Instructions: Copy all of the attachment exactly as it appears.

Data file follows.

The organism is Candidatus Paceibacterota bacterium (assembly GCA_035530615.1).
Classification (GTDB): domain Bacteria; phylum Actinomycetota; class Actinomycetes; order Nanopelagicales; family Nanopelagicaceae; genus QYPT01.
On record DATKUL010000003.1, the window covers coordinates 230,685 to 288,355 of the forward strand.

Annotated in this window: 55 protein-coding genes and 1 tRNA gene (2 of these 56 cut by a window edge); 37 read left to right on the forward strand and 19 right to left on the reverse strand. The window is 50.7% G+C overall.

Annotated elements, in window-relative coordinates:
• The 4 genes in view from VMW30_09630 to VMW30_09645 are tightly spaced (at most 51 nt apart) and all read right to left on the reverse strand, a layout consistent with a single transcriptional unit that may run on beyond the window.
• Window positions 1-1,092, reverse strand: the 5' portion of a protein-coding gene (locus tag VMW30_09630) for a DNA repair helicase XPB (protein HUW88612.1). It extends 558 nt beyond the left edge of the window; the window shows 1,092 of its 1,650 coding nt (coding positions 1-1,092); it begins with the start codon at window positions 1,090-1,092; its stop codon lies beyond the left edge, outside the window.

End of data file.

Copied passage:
The organism is Candidatus Paceibacterota bacterium (assembly GCA_035530615.1).
Classification (GTDB): domain Bacteria; phylum Actinomycetota; class Actinomycetes; order Nanopelagicales; family Nanopelagicaceae; genus QYPT01.
On record DATKUL010000003.1, the window covers coordinates 230,685 to 288,355 of the forward strand.

Annotated in this window: 55 protein-coding genes and 1 tRNA gene (2 of these 56 cut by a window edge); 37 read left to right on the forward strand and 19 right to left on the reverse strand. The window is 50.7% G+C overall.

Annotated elements, in window-relative coordinates:
• The 4 genes in view from VMW30_09630 to VMW30_09645 are tightly spaced (at most 51 nt apart) and all read right to left on the reverse strand, a layout consistent with a single transcriptional unit that may run on beyond the window.
• Window positions 1-1,092, reverse strand: the 5' portion of a protein-coding gene (locus tag VMW30_09630) for a DNA repair helicase XPB (protein HUW88612.1). It extends 558 nt beyond the left edge of the window; the window shows 1,092 of its 1,650 coding nt (coding positions 1-1,092); it begins with the start codon at window positions 1,090-1,092; its stop codon lies beyond the left edge, outside the window.